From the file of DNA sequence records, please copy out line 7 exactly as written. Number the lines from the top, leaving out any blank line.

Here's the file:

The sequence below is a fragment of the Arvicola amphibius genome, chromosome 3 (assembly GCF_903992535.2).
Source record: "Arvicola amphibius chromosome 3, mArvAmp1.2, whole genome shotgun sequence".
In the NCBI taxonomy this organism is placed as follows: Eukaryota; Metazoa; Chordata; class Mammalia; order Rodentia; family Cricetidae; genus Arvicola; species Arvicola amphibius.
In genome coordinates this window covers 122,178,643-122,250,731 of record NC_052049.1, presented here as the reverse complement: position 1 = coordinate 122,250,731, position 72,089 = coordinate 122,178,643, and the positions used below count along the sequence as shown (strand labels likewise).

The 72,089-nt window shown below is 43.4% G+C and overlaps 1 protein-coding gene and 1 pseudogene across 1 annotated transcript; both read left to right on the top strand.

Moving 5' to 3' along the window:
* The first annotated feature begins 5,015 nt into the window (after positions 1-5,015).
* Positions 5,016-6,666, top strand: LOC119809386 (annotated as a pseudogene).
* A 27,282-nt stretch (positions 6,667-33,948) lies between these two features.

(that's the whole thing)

* The first annotated feature begins 5,015 nt into the window (after positions 1-5,015).